As a general rule, your tax return can't be audited after three years from it's original filing date. If you filed before the due date of April 15, the 3 years starts to run from April 15 of the year it was due.
There are some exceptions of course:
1. If you understate your income by 25% or more on the return the audit deadline is extended to 6 years. It is not a good idea to under report income though and hang on for six years.
2. If you file a fraudulent return, there is no time limit on the audit. Tax fraud is any conduct that was meant to deceive the IRS. The mistake has to be purposeful. The common belief is that the IRS doesn't audit returns after three years even if there is some fraud indication if the amount of the debt is not above certain levels. I don't suggest clients rely on these claims.
3. The time limit only starts to run when the taxpayer files the tax return. Unfiled tax returns are always open to being audited. If six years have gone by and no return has been filed by you or the IRS than you may be safe because the IRS typically is not interested in personal returns unfiled for more than six years both from a civil and a criminal standpoint.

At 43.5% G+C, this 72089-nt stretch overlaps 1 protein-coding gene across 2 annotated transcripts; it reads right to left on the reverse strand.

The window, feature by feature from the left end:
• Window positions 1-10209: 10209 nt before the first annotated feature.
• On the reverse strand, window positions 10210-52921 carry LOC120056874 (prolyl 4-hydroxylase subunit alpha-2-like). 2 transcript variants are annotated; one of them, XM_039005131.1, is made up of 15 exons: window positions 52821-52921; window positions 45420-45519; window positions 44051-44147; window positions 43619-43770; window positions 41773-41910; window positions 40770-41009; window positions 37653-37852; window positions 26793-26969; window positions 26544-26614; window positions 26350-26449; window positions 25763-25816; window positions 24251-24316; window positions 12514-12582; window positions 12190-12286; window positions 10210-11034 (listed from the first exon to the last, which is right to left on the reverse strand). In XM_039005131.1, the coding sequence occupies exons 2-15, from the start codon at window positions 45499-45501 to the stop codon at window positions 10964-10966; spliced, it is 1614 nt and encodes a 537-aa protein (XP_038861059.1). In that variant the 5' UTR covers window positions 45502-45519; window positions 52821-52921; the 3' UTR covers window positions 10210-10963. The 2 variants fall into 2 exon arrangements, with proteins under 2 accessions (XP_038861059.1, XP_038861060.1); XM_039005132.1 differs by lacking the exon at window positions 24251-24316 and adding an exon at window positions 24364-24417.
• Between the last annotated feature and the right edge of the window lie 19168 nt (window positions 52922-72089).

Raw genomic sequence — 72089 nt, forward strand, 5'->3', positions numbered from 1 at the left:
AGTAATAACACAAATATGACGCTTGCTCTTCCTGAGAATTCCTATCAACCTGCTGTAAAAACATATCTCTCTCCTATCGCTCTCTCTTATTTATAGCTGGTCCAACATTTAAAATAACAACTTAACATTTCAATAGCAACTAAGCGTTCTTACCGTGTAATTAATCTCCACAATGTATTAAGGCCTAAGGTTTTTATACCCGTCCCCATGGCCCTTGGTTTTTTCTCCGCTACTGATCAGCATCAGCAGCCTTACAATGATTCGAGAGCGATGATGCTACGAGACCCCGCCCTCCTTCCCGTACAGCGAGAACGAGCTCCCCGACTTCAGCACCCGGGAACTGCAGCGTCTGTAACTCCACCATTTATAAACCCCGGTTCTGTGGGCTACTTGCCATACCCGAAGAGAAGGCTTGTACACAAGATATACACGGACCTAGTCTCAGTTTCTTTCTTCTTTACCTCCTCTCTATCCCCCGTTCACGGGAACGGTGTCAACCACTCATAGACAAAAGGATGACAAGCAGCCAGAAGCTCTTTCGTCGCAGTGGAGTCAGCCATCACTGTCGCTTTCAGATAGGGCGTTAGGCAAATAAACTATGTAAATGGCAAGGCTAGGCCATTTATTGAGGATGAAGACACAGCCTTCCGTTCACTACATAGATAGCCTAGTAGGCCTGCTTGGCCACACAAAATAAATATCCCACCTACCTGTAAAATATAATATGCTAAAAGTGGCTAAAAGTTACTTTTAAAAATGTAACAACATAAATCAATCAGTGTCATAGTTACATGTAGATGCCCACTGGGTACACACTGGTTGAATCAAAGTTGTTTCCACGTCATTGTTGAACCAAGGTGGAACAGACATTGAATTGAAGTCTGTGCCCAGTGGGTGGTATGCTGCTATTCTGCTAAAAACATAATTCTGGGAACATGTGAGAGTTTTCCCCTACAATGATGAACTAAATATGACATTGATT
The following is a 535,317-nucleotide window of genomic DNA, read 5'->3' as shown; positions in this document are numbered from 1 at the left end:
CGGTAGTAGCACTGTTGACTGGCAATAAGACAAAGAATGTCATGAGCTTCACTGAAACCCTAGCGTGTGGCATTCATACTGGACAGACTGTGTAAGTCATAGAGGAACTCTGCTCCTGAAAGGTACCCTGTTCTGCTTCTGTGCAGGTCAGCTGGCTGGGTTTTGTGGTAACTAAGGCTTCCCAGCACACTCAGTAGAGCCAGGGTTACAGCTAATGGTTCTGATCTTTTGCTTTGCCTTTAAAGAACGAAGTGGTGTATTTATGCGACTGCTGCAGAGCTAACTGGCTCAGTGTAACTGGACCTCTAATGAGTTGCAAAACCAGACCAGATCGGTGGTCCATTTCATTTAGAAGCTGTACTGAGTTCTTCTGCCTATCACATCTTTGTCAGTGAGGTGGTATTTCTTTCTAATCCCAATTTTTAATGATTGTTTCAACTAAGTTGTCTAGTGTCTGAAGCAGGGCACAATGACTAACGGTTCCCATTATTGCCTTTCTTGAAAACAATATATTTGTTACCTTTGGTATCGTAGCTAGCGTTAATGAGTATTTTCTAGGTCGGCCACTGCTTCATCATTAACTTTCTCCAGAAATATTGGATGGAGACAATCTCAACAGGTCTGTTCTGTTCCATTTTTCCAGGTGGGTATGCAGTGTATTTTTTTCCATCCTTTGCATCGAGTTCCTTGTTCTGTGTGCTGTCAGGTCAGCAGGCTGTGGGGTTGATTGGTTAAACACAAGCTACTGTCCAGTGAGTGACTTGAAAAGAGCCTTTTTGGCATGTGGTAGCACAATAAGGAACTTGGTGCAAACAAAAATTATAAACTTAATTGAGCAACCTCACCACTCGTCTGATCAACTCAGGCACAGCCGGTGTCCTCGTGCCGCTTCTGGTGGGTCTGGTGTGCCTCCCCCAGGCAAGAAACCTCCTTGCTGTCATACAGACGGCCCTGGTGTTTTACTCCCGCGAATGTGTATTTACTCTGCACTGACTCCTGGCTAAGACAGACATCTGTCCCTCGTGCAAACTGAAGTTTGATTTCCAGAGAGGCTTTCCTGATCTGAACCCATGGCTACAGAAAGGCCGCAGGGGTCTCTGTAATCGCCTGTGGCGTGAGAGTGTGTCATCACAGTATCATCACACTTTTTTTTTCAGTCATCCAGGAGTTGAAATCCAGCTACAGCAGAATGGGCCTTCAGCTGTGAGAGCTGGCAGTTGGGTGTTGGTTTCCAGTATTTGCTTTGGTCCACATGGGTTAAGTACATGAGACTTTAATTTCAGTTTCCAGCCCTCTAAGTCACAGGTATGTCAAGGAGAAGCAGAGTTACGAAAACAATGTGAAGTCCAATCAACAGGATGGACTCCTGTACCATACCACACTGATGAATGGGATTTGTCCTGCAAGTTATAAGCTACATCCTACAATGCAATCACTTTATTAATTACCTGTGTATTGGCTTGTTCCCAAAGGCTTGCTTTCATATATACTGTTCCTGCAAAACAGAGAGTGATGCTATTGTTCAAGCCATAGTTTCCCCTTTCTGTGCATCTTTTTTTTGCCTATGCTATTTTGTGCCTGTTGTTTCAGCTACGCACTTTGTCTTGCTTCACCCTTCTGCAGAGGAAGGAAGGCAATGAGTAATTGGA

Audit notices are typically sent out about 12 to 18 months after the filing of the tax return, and the IRM or internal revenue manual instructs that audits are to be completed within 28 months after the return has been filed. This 28 month rule of course is just an internal deadline.
Time limits are a good thing for the taxpayer. The IRS has it's own set of problems that cause delays and the older the return is the more anxious they are to put it away.